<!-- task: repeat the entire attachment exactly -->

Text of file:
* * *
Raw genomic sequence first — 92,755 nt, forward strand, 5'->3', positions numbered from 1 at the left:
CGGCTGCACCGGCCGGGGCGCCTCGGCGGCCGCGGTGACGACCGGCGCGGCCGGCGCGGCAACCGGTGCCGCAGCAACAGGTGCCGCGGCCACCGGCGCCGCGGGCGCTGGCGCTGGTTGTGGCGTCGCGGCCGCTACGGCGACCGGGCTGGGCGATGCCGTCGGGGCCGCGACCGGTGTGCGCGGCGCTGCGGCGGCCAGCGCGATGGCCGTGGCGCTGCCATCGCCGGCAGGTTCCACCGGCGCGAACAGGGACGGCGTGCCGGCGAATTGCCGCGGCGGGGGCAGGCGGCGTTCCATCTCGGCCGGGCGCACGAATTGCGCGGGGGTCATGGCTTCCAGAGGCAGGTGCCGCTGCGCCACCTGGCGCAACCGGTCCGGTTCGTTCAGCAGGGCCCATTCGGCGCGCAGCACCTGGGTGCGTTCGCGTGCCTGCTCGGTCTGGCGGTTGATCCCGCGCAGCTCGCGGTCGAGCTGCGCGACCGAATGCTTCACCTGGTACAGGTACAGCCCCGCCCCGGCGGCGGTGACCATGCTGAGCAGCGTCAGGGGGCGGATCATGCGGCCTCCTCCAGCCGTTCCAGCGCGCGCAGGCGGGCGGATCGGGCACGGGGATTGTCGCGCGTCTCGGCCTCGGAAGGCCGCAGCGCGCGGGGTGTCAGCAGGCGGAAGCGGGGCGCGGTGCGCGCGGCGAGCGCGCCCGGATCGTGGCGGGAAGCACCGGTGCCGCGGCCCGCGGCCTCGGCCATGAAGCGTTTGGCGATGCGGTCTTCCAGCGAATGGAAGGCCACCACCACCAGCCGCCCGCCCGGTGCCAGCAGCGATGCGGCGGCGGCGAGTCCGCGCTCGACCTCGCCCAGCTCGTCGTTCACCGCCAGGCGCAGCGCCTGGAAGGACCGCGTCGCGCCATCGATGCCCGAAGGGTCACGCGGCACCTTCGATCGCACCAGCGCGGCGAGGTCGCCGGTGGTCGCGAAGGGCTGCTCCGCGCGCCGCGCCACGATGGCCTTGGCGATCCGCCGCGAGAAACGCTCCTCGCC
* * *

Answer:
Raw genomic sequence first — 92,755 nt, forward strand, 5'->3', positions numbered from 1 at the left:
CGGCTGCACCGGCCGGGGCGCCTCGGCGGCCGCGGTGACGACCGGCGCGGCCGGCGCGGCAACCGGTGCCGCAGCAACAGGTGCCGCGGCCACCGGCGCCGCGGGCGCTGGCGCTGGTTGTGGCGTCGCGGCCGCTACGGCGACCGGGCTGGGCGATGCCGTCGGGGCCGCGACCGGTGTGCGCGGCGCTGCGGCGGCCAGCGCGATGGCCGTGGCGCTGCCATCGCCGGCAGGTTCCACCGGCGCGAACAGGGACGGCGTGCCGGCGAATTGCCGCGGCGGGGGCAGGCGGCGTTCCATCTCGGCCGGGCGCACGAATTGCGCGGGGGTCATGGCTTCCAGAGGCAGGTGCCGCTGCGCCACCTGGCGCAACCGGTCCGGTTCGTTCAGCAGGGCCCATTCGGCGCGCAGCACCTGGGTGCGTTCGCGTGCCTGCTCGGTCTGGCGGTTGATCCCGCGCAGCTCGCGGTCGAGCTGCGCGACCGAATGCTTCACCTGGTACAGGTACAGCCCCGCCCCGGCGGCGGTGACCATGCTGAGCAGCGTCAGGGGGCGGATCATGCGGCCTCCTCCAGCCGTTCCAGCGCGCGCAGGCGGGCGGATCGGGCACGGGGATTGTCGCGCGTCTCGGCCTCGGAAGGCCGCAGCGCGCGGGGTGTCAGCAGGCGGAAGCGGGGCGCGGTGCGCGCGGCGAGCGCGCCCGGATCGTGGCGGGAAGCACCGGTGCCGCGGCCCGCGGCCTCGGCCATGAAGCGTTTGGCGATGCGGTCTTCCAGCGAATGGAAGGCCACCACCACCAGCCGCCCGCCCGGTGCCAGCAGCGATGCGGCGGCGGCGAGTCCGCGCTCGACCTCGCCCAGCTCGTCGTTCACCGCCAGGCGCAGCGCCTGGAAGGACCGCGTCGCGCCATCGATGCCCGAAGGGTCACGCGGCACCTTCGATCGCACCAGCGCGGCGAGGTCGCCGGTGGTCGCGAAGGGCTGCTCCGCGCGCCGCGCCACGATGGCCTTGGCGATCCGCCGCGAGAAACGCTCCTCGCC